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    Welcome to Gammel Strand A UNIQUE PLACE FOR ART LOVERSIn the heart of Copenhagen’s historical district right by the canalside lies Gammel Strand, an art institution focusing on modern and contemporary art. Gammel Strand showcases 6-8 exhibitions annually focusing on new Danish talent, the international contemporary art scene and artists art-historical themes in a present-day perspective.In connection with the series of exhibitions Gammel Strand regularly presents a per­spec­tivizing programme of events involving talks and debates, literature readings, concerts and guided tours. Visitors can also enjoy a break in the café with the charming courtyard, and buy art books, posters, and design items in the shop.  This spring, Gammel Strand presents an extensive exhibition with Yael Bartana (b.1970, Israel). Through video works, photography and installations, Bartana explores current, complex issues of national and cultural identity, trauma and power structures. The exhibition presents a wide range of Bartana’s work, from early video works and photo series to her latest comprehensive film work Malka Germania (2021). The exhibition runs from 2 February to the end of May 2024.   Special Exhibitions (gammelstrand.dk): In the Shadow of Burning Light, 7/6/24-8/9/24 In just a few years, Christina Quarles has become a significant name on the international art scene. Now, she is being shown for the first time in the Nordic region in this extensive solo exhibition. The Time Before, 21/6/24–8/9/24 Anna Bjerger and Chantal Joffe present poetically strong paintings, showcasing a painterly kinship between two artists whose lives and works have intertwined. As young artists, Anna Bjerger and Chantal Joffe shared a studio, building a close relationship and a tight collaborative environment. Women, children, potted plants, fashion, and detailed, intimate scenes comprise the subject matter that characterizes both artists' universes. The upcoming exhibition at Gammel Strand delves into the narrative of friendship, community, and the loneliness of being in the middle of life and longing for what has already passed. Chantal Joffe (b. 1969) is a British Artist known for her paintings of people, some very large, often of family and friends, the emotional intensity of relationships between people and how that can be painted are what interest her. Chantal graduated from the Glasgow School of Art in Scotland and The Royal College of Art in London. Anna Bjerger (b. 1973) is a Swedish artist living and working in Småland. She graduated from Central St. Martins School of Art and Design and The Royal College of Art in London. In her poetic and figurative paintings, Bjerger explores subjects from the intimate sphere, ranging from a coffee cup or a pair of shoes to friendships and other close relationships.
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    Casino Vesterport is Denmark’s newest casino with a very unique location next to Tivoli and Copenhagen Central Station. The casino offers the traditional games such as roulette, blackjack and ultimate texas hold´em poker and approx. 80 state of the artslot machines. Several of the games, both live games and slot machines, have built-in jackpots that can be triggered at very low stakes. The minimum age is 18 years and photo ID is required.
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    The exhibition at the Danish Jewish Museum in Copenhagen is a broad presentation of Jewish life in Denmark throughout 400 years, and is a selection from the museum's own collection. The world-renowned architect Daniel Libeskind's characteristic architecture will - in an almost labyrinthine manner - lead you into the enthralling universe of the Danish Jewish culture. The exhibition interior was put together in close dialogue with Daniel Libeskind's architecture, which is reminiscent of the famous Jewish Museum in Berlin. Mitzvah - A good deed The focal point of Daniel Libeskind's architecture, as he has based his design of the museum on, is the unique circumstance of Danish-Jewish history that the majority of Danish Jews were saved from Nazi persecution by their Danish compatriots during the Second World War. The emblem and concept of the museum interior is the Hebrew word 'Mitzvah', which can be translated as an obligation or a good deed. The word 'Mitzvah' represents the generally positive Jewish experience in Denmark and the special experience of being saved. The Hebrew letters spelling Mitzvah is also the museum's logo. At the museum you get to experience different events, films and guided tours. Everything is texted in both Danish and English.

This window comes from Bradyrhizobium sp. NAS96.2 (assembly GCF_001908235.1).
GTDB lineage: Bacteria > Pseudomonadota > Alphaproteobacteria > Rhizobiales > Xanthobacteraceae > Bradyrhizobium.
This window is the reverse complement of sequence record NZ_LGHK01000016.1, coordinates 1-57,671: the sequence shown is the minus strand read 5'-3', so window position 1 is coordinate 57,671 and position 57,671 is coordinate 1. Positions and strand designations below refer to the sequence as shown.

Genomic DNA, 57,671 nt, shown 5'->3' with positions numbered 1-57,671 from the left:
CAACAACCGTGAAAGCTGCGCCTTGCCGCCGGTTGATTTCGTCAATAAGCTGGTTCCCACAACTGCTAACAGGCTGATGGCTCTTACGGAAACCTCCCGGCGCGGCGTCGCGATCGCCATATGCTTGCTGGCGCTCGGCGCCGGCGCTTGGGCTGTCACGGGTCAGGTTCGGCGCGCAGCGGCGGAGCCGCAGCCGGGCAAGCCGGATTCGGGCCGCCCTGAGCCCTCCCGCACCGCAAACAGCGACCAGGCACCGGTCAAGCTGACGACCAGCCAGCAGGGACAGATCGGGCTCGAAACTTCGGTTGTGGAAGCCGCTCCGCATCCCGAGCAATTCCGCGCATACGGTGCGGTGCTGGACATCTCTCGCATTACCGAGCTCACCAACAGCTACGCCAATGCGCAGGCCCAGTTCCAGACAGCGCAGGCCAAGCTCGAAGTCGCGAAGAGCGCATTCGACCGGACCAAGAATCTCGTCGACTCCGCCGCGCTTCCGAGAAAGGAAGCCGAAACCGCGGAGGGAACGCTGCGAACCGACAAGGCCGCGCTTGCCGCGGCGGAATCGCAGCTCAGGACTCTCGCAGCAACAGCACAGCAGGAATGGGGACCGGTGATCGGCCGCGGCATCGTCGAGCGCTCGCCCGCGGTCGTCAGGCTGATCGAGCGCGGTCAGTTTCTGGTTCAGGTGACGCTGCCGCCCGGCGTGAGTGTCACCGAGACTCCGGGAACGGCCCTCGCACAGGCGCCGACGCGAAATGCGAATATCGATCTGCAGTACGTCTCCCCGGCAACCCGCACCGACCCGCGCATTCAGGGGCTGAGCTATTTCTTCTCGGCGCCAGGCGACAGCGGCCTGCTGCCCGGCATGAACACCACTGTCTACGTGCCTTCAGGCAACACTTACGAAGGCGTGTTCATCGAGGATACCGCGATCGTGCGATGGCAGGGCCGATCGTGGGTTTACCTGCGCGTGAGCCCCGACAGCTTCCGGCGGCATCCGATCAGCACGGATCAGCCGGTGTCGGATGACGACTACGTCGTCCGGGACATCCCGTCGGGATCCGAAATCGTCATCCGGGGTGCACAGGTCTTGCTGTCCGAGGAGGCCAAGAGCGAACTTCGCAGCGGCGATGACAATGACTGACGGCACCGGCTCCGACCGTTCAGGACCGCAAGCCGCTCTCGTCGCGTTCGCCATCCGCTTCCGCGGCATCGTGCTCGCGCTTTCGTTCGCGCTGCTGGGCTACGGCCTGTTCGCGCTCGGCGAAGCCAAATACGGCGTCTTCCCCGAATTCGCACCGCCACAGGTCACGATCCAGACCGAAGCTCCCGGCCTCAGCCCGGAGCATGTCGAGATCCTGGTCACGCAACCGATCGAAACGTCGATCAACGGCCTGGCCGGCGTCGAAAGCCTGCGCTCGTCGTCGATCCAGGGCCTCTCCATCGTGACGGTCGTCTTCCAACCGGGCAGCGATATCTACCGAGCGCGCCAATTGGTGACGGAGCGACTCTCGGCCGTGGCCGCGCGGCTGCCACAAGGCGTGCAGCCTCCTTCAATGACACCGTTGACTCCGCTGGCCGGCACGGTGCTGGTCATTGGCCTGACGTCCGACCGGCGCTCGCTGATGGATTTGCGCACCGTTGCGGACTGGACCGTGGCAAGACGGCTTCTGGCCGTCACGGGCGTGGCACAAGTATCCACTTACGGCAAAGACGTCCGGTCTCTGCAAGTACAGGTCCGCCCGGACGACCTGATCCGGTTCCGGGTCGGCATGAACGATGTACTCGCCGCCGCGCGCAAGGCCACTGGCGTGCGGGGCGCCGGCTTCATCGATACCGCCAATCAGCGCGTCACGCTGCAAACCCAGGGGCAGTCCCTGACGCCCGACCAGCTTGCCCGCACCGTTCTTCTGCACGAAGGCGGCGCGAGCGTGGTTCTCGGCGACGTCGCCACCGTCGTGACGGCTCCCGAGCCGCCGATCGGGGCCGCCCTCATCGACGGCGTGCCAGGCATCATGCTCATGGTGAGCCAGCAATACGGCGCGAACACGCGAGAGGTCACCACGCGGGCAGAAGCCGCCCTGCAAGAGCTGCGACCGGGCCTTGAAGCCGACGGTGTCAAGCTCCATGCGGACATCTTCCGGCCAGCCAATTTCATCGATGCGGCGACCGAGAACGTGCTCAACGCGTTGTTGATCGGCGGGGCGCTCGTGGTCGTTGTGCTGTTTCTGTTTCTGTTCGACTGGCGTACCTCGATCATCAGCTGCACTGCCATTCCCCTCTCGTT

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    Step into the marvellous world of the circus and experience fun props, beautiful costumes, amazing photos and rare footage. The museum displays the life of the circus, the family traditions and the different acts you can find in the circus from fleas to elephants and clowns to acrobats. You can experience some of the greatest artists from the variety scene and circus ring such as Charlie Rivel the clown, whose famous guitar is on display, Truxa the magician whose famous mind-reading trick is revealed, Paulina Schumann and many more. Every Sunday and every opening day in July, you can try out everything from juggling to trapeze. Become a circus-artist yourself On Sundays the museum offer Circus Fun, where the whole family can try the magic of the circus in the museum’s own circus ring. You can try different circus props and disciplines such as trapeze, juggling and acrobatics. Our own professional circus artist is available if you need some coaching. Circus Fun is included in the entrance fee, and you can are welcome to stay for as little or as much of the session as you like. Circus Fun takes place in Fægtesalen, an area entirely dedicated to circus activities. For a more fun-filled experience the children can try on some of the costumes in the exhibition or you could try our quiz or circus challenge as a family. You can explore the wonderful world of circus at the exhibition, packed with surprises and interaction. Try and walk in the clown’s footsteps, experience the magic of conjuring tricks or step into the ring yourself.